Live from Safety 2017

Most American Workers Unprepared for Workplace Cardiac Emergencies

"The data suggests these untrained employees may be relying on their untrained peers in the event of an emergency, leaving employees with a false sense of security that someone in the workplace will be qualified and able to respond, when that is clearly not the case," said Dr. Michael Kurz, M.D., co-chair of AHA's Systems of Care Subcommittee.

DENVER -- The American Heart Association is launching a new campaign that calls for training U.S. workers to respond appropriately to workplace cardiac emergencies and also for public access to AEDs, automated external defibrillators. The association announced it June 19 and released results from new surveys that indicate most American workers aren't prepared to handle these emergencies because they lack training in CPR and first aid.

Sharing the details of the research findings with attendees of the American Society of Safety Engineers' Safety 2017 conference and expo here, American Heart Association officials said they'll be publicizing the details widely during the second half of this year. More employee training on CPR and use of AEDs is clearly needed, the surveys show, and they also point out the need for more refresher training.

There are about 10,000 cardiac arrests annually in the nation's workplaces, according to AHA, the leading voluntary health organization devoted to fighting cardiovascular disease.

The surveys showed most workers do not have access to CPR and first aid training and half could not locate an AED at work. More than 3,000 workers in various fields were surveyed between February and April 2017, and 2,000 employees in corporate offices, hospitality, education, and industry/labor and more than 1,000 safety managers in industries regulated by OSHA also were surveyed. Key findings from the employee study commissioned by AHA and conducted by Edelman Intelligence include these:

  • 55 percent of the respondents cannot get first aid or CPR and AED training from their employer – and even if employers do offer this training, it is often either one or the other.
  • 50 percent of all U.S. workers can't locate the AED where they work; in the hospitality industry, this is true for 66 percent.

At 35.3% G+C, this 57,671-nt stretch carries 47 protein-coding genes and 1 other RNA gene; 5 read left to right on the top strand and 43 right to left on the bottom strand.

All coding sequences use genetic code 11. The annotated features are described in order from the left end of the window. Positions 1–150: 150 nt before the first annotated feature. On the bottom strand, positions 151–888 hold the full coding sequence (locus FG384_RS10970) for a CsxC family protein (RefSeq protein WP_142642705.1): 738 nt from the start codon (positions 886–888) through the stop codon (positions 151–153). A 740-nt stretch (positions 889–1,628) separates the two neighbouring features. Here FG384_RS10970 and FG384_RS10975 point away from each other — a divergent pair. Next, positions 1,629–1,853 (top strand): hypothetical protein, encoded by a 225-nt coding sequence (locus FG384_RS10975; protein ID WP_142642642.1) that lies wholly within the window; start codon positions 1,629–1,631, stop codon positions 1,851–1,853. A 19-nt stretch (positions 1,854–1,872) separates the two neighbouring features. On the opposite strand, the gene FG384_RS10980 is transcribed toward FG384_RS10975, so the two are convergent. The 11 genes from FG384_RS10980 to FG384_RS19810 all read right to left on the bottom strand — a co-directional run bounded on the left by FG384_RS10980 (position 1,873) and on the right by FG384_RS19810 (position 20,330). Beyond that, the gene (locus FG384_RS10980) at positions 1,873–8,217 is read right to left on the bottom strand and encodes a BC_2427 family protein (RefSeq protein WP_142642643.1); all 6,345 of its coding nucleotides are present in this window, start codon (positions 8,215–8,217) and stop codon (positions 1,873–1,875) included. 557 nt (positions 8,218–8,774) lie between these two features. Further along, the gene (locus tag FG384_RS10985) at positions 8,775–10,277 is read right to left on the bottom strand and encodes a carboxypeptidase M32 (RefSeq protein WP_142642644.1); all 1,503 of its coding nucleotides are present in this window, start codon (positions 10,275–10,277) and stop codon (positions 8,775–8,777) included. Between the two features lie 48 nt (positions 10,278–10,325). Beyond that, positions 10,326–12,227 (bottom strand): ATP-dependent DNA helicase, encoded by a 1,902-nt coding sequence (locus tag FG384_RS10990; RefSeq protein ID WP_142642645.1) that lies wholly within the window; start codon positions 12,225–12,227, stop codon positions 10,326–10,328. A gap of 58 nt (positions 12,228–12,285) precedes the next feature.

"The data suggests these untrained employees may be relying on their untrained peers in the event of an emergency, leaving employees with a false sense of security that someone in the workplace will be qualified and able to respond, when that is clearly not the case," said Dr. Michael Kurz, M.D., co-chair of AHA's Systems of Care Subcommittee and associate professor at the University of Alabama at Birmingham School of Medicine in the Department of Emergency Medicine.

The surveyed safety managers in OSHA-regulated industries agreed more frequent training is needed, although one-third of them said first aid, CPR, and AED training became important and offered only after an incident demonstrated the need. Other findings from the OSHA survey, commissioned by AHA and fielded by EHS Daily Advisor, include these:

  • 33 percent of safety managers said lives have been saved at home and at the workplace as a result of first aid, CPR, and AED training provided at work and 75 percent said injuries or medical conditions have been treated in the workplace with this training.
  • 36 percent felt it would be valuable to offer training more frequently than every two years (the current requirement).
  • Younger generations at OSHA-regulated industries were less likely to participate in first aid, CPR, and AED training, although the numbers are still high at more than 44.5 percent.

"This could be due to a decreased sense of risk among younger workers," said Peter Fromm, MPH, RN, co-chair of the AHA Emergency Cardiac Care Subcommittee on Systems of Care and administrator at the South Nassau Communities Hospital Center for Cardiovascular Health. "We are disheartened that lifesaving first aid and CPR+AED training is often only offered after a serious incident that demonstrated need," he added. "All businesses should be committed to proactively fostering a safe workplace environment, one that empowers people to take on a small social responsibility that can have a large community impact."

"First aid, CPR, and AED training need to become part of a larger culture of safety within workplaces," said Kurz. "We are certainly seeing higher public interest in this training, and our campaign calls upon decision makers in workplaces and popular public spaces such as arenas, fitness centers, hotels, and churches to place AEDs in the same locations as a fire extinguisher."

For more information on The Workplace Safety Training Initiative and the study findings supporting the new campaign, visit the AHA's workplace training site (heart.org/workforcetraining).

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